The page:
The committee chose four cities of Kyoto, Hiroshima, Yokohama, and Kokura on May 11. The next day, May 12, an order to prohibit regular air bombings upon the four cities was issued. On May 28, the Committee for Selection of the Target put aside Yokohama and Kokura out of the four cities, which were decided at the previous meeting, and added Niigata, instead. The target cities were limited to Kyoto, Hiroshima, and Niigata. Towards the end of May, Stimson, the Secretary of the Army, organized an Interim Committee that consisted of a civilian, as the advisory body for President Truman on the issue of the A-Bomb deployment, and included some scientists, including J. Robert Oppenheimer. On June 1, the Interim Committee submitted the following three articles to the president:

1.     The bomb should be used on Japan as early as possible.

2.     It should target both military personnel/materiel and civilians.

3.     The raid should be carried out without any warning. **


The double targets of military and civilian means “the target where military facilities and ammunition factories are surrounded by or located next to the most fragile dwellings and other buildings.” The targets which the Interim Committee were submitted to the Committee for the Selection of the Target; however, Stimson was strongly opposed to including Kyoto as a potential target. Thereafter, it was removed. Instead, Kokura was added as a target again. On July 21, Groves, who could not give up Kyoto, asked Stimson to revive Kyoto as a target, but it was denied. In July Nagasaki was added to the list instead of Kyoto. Groves protested that Nagasaki was not appropriate as a target of the A-Bomb, but that opinion was never heard. On July 24, negotiation continued between the two groups: Stimson, Marshall, and Arnold, who were in Potsdam, and Groves, Spaatz, and Handy in New York City.  An order to “Drop A-Bombs on Japan” which Handy signed as the Deputy Chief of the Army General Staff, and were approved by Stimson and Marshall was handed over to Spaatz, Commander of the Army Strategic Air Force. The content of the order was as follows:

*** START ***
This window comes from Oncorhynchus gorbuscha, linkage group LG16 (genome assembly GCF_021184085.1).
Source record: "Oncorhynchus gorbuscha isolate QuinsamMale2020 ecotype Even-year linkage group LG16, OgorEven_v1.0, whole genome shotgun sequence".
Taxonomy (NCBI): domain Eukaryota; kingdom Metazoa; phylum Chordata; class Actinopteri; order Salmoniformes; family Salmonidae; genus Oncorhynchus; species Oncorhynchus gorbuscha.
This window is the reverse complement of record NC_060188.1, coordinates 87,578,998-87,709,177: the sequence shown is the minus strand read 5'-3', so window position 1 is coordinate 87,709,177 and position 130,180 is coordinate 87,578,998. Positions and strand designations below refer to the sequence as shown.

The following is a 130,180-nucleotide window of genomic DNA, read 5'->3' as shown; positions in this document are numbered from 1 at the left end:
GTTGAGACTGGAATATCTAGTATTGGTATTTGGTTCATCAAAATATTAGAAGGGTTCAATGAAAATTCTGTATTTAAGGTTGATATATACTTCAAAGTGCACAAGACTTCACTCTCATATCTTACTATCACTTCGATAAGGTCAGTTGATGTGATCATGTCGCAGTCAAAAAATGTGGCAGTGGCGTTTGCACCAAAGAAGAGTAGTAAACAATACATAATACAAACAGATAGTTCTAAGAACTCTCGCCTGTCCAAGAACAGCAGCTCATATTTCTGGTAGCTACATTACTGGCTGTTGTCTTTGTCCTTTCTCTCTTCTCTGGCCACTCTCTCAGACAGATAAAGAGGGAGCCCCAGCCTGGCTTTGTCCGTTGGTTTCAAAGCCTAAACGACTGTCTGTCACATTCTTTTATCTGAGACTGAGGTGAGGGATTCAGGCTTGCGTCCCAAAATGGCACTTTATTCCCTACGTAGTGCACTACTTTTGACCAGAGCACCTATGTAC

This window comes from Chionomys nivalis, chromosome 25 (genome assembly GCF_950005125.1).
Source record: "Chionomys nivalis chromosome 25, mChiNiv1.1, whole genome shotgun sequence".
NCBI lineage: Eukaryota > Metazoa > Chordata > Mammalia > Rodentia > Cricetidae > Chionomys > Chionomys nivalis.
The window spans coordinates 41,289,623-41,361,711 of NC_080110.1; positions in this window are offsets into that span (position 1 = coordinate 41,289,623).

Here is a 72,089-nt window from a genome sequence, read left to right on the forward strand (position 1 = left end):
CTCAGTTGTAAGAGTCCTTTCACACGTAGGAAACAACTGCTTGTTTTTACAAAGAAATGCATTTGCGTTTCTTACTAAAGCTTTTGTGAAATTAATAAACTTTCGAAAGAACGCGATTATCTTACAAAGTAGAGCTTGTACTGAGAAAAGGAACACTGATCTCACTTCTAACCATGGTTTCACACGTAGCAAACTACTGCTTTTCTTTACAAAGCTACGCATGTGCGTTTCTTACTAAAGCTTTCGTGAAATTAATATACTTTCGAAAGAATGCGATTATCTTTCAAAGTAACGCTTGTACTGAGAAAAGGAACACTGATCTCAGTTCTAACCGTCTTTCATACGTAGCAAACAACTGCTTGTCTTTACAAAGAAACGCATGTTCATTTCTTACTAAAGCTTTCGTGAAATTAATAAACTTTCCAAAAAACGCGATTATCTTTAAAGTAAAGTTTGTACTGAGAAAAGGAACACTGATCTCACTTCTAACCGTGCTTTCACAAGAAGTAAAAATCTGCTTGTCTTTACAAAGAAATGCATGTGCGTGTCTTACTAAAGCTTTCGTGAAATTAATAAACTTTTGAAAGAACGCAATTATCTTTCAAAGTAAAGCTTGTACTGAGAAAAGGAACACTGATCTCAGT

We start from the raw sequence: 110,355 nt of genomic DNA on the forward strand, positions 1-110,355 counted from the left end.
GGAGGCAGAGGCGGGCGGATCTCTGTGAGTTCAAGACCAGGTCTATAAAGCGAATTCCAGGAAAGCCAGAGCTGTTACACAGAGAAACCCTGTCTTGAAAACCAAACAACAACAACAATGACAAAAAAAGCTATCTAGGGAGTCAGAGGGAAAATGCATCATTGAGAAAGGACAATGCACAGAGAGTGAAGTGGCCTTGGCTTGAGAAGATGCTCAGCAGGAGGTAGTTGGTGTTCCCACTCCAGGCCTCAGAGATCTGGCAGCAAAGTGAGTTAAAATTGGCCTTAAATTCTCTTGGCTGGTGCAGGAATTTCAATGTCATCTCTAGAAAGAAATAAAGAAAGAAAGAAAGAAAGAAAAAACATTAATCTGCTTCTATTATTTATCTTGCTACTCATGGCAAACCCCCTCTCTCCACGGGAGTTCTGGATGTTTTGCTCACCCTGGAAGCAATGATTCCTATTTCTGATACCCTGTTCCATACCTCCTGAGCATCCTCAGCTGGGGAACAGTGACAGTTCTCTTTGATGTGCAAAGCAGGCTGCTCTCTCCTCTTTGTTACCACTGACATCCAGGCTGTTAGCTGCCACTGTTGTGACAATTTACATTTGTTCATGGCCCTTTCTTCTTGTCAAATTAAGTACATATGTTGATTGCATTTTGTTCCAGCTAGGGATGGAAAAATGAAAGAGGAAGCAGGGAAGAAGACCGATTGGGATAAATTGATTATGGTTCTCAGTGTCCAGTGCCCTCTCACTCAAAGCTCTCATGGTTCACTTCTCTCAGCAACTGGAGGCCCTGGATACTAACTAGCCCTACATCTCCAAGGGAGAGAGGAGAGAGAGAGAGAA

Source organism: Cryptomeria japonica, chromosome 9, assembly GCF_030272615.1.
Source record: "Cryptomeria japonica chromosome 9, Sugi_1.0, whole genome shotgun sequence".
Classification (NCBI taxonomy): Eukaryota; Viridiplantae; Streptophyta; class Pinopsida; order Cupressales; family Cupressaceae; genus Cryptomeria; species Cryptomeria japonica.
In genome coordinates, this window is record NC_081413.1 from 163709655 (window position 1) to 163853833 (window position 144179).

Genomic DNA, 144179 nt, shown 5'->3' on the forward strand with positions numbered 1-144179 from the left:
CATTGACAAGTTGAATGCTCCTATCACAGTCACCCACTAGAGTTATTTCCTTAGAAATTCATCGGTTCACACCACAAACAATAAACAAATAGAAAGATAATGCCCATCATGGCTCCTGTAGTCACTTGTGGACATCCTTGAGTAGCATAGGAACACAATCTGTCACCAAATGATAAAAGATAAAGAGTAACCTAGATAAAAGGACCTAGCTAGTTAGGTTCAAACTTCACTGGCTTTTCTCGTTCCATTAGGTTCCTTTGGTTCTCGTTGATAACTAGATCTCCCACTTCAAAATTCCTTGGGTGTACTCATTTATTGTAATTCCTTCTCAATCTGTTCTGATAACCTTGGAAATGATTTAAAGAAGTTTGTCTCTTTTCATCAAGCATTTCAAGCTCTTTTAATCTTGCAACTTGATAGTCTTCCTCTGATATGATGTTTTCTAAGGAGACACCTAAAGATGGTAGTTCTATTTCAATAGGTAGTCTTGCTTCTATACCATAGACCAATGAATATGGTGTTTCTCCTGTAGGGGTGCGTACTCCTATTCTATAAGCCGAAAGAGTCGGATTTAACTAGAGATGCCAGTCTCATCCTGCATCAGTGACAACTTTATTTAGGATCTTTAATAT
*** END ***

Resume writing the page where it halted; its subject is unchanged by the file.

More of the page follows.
War Department

Office of the Chief of Staff Washington, D.C.

25 July 1945

To: General Carl Spaatz

Commanding General

United States Army Strategic Air Forces

1. The 509 Composite Group 20th Air Force will deliver its first special bomb as soon as weather will permit visual bombing after about 3 August 1945 on one of the targets: Hiroshima, Kokura, Nilgata and Nagasaki. To carry military and civilian scientific personnel from the War Department to observe and record the effects of the explosion of the bomb, additional aircraft will accompany the airplane carrying the bomb. The observing planes will stay several miles distant from the point of impact of the bomb.

2. Additional bombs will be delivered on the above targets as soon as made ready by the project staff. Further instructions will be issued concerning targets other than those listed above.